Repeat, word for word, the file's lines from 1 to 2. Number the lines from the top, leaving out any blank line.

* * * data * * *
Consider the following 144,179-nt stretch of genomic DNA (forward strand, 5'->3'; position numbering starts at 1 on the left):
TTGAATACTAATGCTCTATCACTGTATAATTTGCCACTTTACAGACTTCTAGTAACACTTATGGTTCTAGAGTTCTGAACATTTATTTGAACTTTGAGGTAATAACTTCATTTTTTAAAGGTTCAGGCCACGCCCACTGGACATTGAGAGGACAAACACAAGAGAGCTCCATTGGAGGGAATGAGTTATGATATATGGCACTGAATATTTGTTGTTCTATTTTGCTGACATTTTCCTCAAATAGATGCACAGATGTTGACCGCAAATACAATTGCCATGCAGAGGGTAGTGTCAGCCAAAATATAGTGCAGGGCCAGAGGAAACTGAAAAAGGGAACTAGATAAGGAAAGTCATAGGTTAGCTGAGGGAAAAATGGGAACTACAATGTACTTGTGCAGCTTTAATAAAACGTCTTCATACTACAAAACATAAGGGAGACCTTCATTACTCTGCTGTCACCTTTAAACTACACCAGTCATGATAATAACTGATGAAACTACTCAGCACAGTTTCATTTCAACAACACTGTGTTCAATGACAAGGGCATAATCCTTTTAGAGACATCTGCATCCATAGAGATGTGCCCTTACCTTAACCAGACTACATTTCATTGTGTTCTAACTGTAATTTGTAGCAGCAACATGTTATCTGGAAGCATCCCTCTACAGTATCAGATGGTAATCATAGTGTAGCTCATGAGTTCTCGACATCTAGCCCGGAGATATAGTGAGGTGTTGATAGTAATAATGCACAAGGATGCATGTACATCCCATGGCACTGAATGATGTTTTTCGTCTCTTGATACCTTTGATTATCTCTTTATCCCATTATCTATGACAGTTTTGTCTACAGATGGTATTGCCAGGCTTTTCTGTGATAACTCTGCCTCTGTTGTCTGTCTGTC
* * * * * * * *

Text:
Consider the following 144,179-nt stretch of genomic DNA (forward strand, 5'->3'; position numbering starts at 1 on the left):
TTGAATACTAATGCTCTATCACTGTATAATTTGCCACTTTACAGACTTCTAGTAACACTTATGGTTCTAGAGTTCTGAACATTTATTTGAACTTTGAGGTAATAACTTCATTTTTTAAAGGTTCAGGCCACGCCCACTGGACATTGAGAGGACAAACACAAGAGAGCTCCATTGGAGGGAATGAGTTATGATATATGGCACTGAATATTTGTTGTTCTATTTTGCTGACATTTTCCTCAAATAGATGCACAGATGTTGACCGCAAATACAATTGCCATGCAGAGGGTAGTGTCAGCCAAAATATAGTGCAGGGCCAGAGGAAACTGAAAAAGGGAACTAGATAAGGAAAGTCATAGGTTAGCTGAGGGAAAAATGGGAACTACAATGTACTTGTGCAGCTTTAATAAAACGTCTTCATACTACAAAACATAAGGGAGACCTTCATTACTCTGCTGTCACCTTTAAACTACACCAGTCATGATAATAACTGATGAAACTACTCAGCACAGTTTCATTTCAACAACACTGTGTTCAATGACAAGGGCATAATCCTTTTAGAGACATCTGCATCCATAGAGATGTGCCCTTACCTTAACCAGACTACATTTCATTGTGTTCTAACTGTAATTTGTAGCAGCAACATGTTATCTGGAAGCATCCCTCTACAGTATCAGATGGTAATCATAGTGTAGCTCATGAGTTCTCGACATCTAGCCCGGAGATATAGTGAGGTGTTGATAGTAATAATGCACAAGGATGCATGTACATCCCATGGCACTGAATGATGTTTTTCGTCTCTTGATACCTTTGATTATCTCTTTATCCCATTATCTATGACAGTTTTGTCTACAGATGGTATTGCCAGGCTTTTCTGTGATAACTCTGCCTCTGTTGTCTGTCTGTC